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Wednesday, July 09, 2014

Constricting the Trade in Deadly Snakes

Nearly every week, there are news reports of human encounters with non-native large constrictor snakes, such as boa constrictors and reticulated pythons, in residential neighborhoods. These large, powerful animals already have become an invasive species in parts of Florida, Puerto Rico, Aruba and Cozumel. With clutch sizes of up to 124 eggs, they reproduce rapidly, and without substantial action to prevent such an outcome, they could establish breeding populations in large portions of the southern tier of the United States, from Florida to Texas to Arizona to Hawaii.

Burmese Python
Burmese python found in the wild in Florida. Credit: Alamy

These invasions might have been triggered when owners dumped them outdoors. Too often people purchase pet snakes when the animals are young and manageable; but there are very few options for placement once the snakes grow too dangerous to handle. Not a single invasive reptile species has ever been eradicated through management efforts, and taxpayers will continue to see our government spend millions of dollars to try and control the snakes already thriving in the environment. Once the genie is out of the bottle, there’s no putting it back.

The U.S. Fish and Wildlife Service had a proposal under consideration to ban the trade of nine large constrictor snake species that the U.S. Geological Survey identified as posing a significant risk to the environment. But after pressure from reptile dealers, the Obama administration moved ahead with a half-measure in 2012 and banned the trade in just four of the nine species: Indian pythons (including Burmese pythons), northern and southern African pythons and yellow anacondas. The White House’s rule addressed just 30 percent of the problem and left 70 percent of imported large constrictor snakes unchecked—including reticulated pythons and boa constrictors, which represent more than two-thirds of the large constrictor snakes in the U.S. pet trade.

This very industry that pushed for the weakening of the federal rule is the same one that peddles high-maintenance dangerous predators to unqualified people at flea markets, swap meets, and over the Internet. Constrictor snakes have killed 15 people in the United States, including seven children. And they have wiped out as many as 99 percent of some small and medium-sized mammals in one area that was surveyed in the Everglades. Banning just nine of the most dangerous species would have little effect on businesses, since there are hundreds of less risky snake and reptile species available to pet purchasers.  It’s the height of irresponsibility.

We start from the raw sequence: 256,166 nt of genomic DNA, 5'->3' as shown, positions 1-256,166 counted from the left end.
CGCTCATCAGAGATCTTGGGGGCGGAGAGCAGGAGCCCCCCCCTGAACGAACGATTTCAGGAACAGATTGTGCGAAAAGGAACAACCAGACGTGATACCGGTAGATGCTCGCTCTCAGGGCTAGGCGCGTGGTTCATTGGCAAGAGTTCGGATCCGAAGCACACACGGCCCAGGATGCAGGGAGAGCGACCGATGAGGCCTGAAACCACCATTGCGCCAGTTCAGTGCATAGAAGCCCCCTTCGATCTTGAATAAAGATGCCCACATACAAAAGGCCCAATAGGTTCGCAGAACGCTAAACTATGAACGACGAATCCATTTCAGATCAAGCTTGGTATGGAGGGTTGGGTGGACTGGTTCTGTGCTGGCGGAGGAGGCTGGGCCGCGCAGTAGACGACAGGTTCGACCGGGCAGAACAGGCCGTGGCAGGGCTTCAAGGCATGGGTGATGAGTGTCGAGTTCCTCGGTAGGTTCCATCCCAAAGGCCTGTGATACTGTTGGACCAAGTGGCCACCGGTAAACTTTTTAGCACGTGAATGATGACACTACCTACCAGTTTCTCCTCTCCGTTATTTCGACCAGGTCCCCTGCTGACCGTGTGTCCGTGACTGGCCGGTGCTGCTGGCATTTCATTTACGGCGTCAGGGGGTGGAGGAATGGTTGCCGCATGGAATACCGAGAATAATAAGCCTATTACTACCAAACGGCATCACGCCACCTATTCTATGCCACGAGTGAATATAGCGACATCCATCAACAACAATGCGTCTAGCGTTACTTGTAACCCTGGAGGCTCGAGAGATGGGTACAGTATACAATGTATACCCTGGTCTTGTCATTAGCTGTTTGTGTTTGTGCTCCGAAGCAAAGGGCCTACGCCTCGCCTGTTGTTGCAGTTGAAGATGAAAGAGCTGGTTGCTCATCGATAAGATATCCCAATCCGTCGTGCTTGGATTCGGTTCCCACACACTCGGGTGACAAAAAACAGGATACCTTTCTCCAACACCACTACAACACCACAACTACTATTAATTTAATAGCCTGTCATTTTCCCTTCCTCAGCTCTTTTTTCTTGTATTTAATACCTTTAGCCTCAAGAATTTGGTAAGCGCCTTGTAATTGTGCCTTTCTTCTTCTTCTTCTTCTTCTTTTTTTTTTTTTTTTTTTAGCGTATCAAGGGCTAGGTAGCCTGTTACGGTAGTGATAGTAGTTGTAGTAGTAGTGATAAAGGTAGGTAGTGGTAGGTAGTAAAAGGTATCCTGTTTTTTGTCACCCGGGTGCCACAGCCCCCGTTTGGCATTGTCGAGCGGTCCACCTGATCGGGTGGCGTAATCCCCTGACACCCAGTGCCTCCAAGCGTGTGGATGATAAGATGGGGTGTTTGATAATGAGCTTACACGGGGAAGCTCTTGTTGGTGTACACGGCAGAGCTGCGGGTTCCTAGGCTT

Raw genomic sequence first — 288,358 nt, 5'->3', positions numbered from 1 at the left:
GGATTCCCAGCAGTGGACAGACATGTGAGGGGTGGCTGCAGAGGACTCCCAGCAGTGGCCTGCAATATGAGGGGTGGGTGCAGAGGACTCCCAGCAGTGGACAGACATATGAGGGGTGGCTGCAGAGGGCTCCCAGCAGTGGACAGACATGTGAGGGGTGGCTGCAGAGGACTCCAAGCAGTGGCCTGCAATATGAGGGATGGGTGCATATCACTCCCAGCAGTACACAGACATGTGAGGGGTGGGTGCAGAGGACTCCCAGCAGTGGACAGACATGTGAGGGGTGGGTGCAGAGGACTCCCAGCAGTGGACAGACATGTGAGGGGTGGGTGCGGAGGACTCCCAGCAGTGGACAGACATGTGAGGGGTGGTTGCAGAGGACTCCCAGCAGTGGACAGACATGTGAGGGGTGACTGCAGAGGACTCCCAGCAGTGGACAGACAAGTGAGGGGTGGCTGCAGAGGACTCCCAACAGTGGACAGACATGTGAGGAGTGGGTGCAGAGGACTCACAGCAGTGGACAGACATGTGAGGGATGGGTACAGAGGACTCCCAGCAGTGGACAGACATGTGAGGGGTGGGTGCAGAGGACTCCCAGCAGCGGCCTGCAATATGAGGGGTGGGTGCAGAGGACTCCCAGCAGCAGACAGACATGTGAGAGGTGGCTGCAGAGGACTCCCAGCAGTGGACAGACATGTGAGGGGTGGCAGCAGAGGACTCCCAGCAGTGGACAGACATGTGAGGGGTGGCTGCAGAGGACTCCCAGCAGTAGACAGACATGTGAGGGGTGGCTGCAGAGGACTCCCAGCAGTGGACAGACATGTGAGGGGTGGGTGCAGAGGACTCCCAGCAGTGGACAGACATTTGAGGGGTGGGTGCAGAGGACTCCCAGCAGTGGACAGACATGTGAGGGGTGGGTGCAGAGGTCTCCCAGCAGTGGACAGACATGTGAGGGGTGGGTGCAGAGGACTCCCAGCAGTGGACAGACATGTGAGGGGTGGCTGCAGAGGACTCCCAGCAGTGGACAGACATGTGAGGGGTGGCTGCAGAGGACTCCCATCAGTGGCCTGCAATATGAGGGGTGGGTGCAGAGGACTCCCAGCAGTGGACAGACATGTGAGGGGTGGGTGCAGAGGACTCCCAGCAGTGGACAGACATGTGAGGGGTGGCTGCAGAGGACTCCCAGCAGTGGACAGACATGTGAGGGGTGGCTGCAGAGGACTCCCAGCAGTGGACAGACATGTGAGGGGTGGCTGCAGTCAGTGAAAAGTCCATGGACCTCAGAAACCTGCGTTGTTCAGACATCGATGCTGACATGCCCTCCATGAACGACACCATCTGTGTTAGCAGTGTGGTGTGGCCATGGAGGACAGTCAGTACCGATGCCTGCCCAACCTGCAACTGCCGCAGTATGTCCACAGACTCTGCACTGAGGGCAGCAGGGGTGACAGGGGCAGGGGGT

Thankfully, the U.S. Fish and Wildlife Service is now proposing to finish the job it left incomplete two years ago, and ban the import and interstate transport of the remaining five species of large constrictor snakes—the reticulated python, DeSchauensee’s anaconda, green anaconda, Beni anaconda and boa constrictor. When you consider the danger to humans, the damage to the environment and the suffering that the snakes themselves endure in the trade, the case for a trade ban for all nine of these giant snakes is clear-cut. Several newspapers have weighed in over the last week urging the Obama administration to get the job done, and here’s what they had to say:

It’s time for the administration to complete the list….As federal officials have delayed action, a disturbing story line has become all too common: Boa constrictors, Burmese pythons and African rock pythons living and breeding in the wild, subsequently damaging the Everglades ecosystem by eating native wildlife, and invading residential neighborhoods and killing pets—and children.—Palm Beach Post, July 2, 2014

The risk to people and native wildlife is simply too great to allow these destructive and potentially dangerous snakes as pets. While snake sellers might take a financial hit, the possible damage to Florida's environment is much more significant.—Gainesville Sun, July 5, 2014

This foolishness of importing such dangerous species has to stop.—Tallahassee Democrat, July 2, 2014, and Fort Myers News-Press, July 5, 2014

You can add your voice, and ask the U.S. Fish and Wildlife Service to finalize this important rule, and keep these dangerous snakes from preying on children and pets, wreaking havoc on the environment, and suffering in an inhumane trade. The agency is accepting public comments until July 24.



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